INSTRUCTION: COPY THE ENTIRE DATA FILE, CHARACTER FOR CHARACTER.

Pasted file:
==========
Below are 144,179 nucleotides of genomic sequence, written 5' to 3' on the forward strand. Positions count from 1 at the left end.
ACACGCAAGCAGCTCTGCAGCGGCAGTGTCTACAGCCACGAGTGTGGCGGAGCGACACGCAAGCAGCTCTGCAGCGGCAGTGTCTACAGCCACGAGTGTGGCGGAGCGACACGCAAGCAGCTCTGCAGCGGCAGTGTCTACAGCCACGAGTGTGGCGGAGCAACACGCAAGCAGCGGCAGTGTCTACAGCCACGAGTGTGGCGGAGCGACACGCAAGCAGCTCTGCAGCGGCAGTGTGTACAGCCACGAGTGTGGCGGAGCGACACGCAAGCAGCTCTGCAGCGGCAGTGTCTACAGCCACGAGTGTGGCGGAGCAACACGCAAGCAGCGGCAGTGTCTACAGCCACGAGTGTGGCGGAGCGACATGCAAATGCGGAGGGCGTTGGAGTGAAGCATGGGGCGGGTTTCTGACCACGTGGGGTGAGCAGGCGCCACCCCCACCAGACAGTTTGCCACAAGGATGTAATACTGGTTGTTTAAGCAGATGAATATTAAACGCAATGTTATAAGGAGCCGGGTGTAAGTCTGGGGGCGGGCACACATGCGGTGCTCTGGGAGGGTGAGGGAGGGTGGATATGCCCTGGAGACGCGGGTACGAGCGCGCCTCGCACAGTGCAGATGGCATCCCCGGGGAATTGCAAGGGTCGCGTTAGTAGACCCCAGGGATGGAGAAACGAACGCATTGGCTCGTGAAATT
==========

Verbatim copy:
Below are 144,179 nucleotides of genomic sequence, written 5' to 3' on the forward strand. Positions count from 1 at the left end.
ACACGCAAGCAGCTCTGCAGCGGCAGTGTCTACAGCCACGAGTGTGGCGGAGCGACACGCAAGCAGCTCTGCAGCGGCAGTGTCTACAGCCACGAGTGTGGCGGAGCGACACGCAAGCAGCTCTGCAGCGGCAGTGTCTACAGCCACGAGTGTGGCGGAGCAACACGCAAGCAGCGGCAGTGTCTACAGCCACGAGTGTGGCGGAGCGACACGCAAGCAGCTCTGCAGCGGCAGTGTGTACAGCCACGAGTGTGGCGGAGCGACACGCAAGCAGCTCTGCAGCGGCAGTGTCTACAGCCACGAGTGTGGCGGAGCAACACGCAAGCAGCGGCAGTGTCTACAGCCACGAGTGTGGCGGAGCGACATGCAAATGCGGAGGGCGTTGGAGTGAAGCATGGGGCGGGTTTCTGACCACGTGGGGTGAGCAGGCGCCACCCCCACCAGACAGTTTGCCACAAGGATGTAATACTGGTTGTTTAAGCAGATGAATATTAAACGCAATGTTATAAGGAGCCGGGTGTAAGTCTGGGGGCGGGCACACATGCGGTGCTCTGGGAGGGTGAGGGAGGGTGGATATGCCCTGGAGACGCGGGTACGAGCGCGCCTCGCACAGTGCAGATGGCATCCCCGGGGAATTGCAAGGGTCGCGTTAGTAGACCCCAGGGATGGAGAAACGAACGCATTGGCTCGTGAAATT